The Malawi Confederation of Chambers of Commerce and Industry (MCCCI) has described 2014 as a very bad year for the business sector, singling out the K170 billion debts that the government owes the private sector as a major hitch to several businesses in the year.
MCCCI President Newton Kambala said most companies have struggled to finance their operations in the year ending, the situation which has sharply reduced their turnovers.
“Honestly, in terms of business, we have not done much in Malawi and I am very surprised to read economic write-ups where they are saying there is a projection of the GDP [Gross Domestic Products] growth of about 5.8 percent. I don’t see where such projections are coming from because most of the companies I have spoken to, have reduced their turnovers.
“If I can give you an example of our company [Mkaka Construction Company], our turnover was reduced to about a quarter and most of the companies I have spoken to, have reduced by half and some of them even more than half and I don’t know how the GDP would grow by 5.8 percent. It has been a very bad year,” Kambala said.
He attributed the problem to Cashgate which halted the donor financial flow into the government coffers thereby affecting the settlement of arrears saying if the situation persists, 2015 will be worse.
“We had Cashgate where the government lost a lot of money and we also lost our goodwill for donors to assist in financing the
annual budget thereby affecting the repayments to the private sector. Because of that we do not have enough money to do most of the projects. We have seen that government is also struggling to collect enough revenue through MRA [Malawi Revenue Authority] because a lot of companies are not productive and if this continues next year will be worse than what we have seen,” he said.
MCCCI President suggested that the government should continue asking donors for budgetary support or convince donors to just settle the arrears.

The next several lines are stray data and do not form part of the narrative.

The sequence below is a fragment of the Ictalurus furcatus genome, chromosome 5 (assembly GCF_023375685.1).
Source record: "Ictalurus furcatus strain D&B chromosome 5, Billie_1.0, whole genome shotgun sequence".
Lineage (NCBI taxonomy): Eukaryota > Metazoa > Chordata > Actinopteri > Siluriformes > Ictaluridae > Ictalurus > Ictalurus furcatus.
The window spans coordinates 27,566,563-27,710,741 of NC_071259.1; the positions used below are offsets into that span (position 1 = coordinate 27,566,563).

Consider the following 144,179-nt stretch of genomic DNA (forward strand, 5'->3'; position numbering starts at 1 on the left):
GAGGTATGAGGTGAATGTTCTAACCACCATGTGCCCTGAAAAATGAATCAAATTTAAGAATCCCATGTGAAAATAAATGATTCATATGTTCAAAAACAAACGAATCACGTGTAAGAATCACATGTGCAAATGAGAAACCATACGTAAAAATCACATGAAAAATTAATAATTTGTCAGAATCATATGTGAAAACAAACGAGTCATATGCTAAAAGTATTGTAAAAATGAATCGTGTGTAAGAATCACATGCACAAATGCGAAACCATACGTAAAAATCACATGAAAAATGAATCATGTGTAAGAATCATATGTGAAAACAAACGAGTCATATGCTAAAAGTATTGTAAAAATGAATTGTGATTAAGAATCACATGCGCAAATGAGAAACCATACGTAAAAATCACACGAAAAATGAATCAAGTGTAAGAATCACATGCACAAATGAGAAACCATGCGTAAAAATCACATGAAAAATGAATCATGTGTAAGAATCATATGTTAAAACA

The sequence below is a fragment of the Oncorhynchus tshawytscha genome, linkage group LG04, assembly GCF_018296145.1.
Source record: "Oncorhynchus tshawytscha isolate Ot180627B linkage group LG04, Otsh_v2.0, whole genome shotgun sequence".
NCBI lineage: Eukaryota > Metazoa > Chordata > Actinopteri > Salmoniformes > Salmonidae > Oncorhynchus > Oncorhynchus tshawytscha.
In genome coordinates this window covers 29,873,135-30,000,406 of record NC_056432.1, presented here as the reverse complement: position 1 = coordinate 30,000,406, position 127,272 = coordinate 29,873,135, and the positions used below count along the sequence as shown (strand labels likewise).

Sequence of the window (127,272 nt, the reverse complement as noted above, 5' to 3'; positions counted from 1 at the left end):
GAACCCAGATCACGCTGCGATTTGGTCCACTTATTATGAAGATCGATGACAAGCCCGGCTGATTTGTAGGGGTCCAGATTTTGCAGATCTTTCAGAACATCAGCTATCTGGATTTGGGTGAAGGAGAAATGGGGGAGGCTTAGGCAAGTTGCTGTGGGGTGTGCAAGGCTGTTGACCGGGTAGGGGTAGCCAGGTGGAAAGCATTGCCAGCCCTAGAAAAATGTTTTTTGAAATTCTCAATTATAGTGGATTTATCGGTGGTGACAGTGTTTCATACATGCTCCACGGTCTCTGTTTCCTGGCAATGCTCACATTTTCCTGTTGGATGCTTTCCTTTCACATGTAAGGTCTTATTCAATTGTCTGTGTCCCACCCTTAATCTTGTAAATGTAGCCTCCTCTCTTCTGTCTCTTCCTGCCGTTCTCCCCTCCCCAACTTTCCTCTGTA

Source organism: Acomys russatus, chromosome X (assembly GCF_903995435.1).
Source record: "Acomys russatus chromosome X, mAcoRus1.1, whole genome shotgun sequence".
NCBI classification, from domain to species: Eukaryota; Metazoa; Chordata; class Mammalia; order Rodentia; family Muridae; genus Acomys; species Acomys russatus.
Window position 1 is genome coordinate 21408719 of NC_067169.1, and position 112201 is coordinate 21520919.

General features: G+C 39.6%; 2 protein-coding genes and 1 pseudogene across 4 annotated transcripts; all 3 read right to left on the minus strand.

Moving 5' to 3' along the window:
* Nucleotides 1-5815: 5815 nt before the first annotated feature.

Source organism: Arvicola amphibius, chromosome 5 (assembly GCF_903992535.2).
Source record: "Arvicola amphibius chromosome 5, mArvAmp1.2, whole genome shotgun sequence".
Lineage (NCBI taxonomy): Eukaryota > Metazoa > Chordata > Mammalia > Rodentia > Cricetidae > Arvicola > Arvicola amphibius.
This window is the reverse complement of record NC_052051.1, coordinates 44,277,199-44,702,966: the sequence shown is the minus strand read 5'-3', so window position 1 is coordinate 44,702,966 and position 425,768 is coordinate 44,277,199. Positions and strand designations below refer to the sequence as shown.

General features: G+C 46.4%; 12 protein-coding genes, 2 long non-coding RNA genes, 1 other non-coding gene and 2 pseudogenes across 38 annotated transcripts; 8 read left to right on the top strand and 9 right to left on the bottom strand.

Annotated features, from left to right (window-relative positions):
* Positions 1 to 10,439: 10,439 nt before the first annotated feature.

“If the donors cannot channel their money through the government system, they should convince them to just consider paying all the arrears, so that the private sector can begin to be productive again and pay tax as we normally do and be able to support the next budget,” Kambala said.
Economist Ben Kalua said what the country needs is better economic governance and diversification.
“These people [leaders] target and are excited about the ceremonies instead of sitting down and thinking through things. The implementation has been poor, actually from previous regimes and I am afraid there are signs this regime may also fail. Implementation of economic programmes needs some thoughtfulness but we appear not to be thoughtful about what we do.
“We have to ensure that we don’t just mess up in government expenditure and then diversify our economy. Russia is a big economy, their economy is very big than that of Malawi but it is currently on its knees right now because their economy is not diversified. They heavily rely on oil and we too much rely on tobacco and sugar which is bad for our economy,” Kalua said.
In his state of the Nation Address last Saturday President Peter Mutharika admitted the economy is in bad shape but said his government is doing everything possible to get the economy on the right track.
“The past three months have seen our currency lose close to a quarter of its value in relation to the US dollar, and the impact shows strongly through inflation arising to the associated rising costs of our imports. This inflation has exerted pressure on interest rates, hence lowered private investment and employment.
“I am hopeful that the domestic currency may even appreciate soon, because we are doing everything possible to get the economy on the right track. Government has put in place policies that will translate into increased exports in order to increase foreign exchange earnings which are needed to defend the domestic currency,” Mutharika said.
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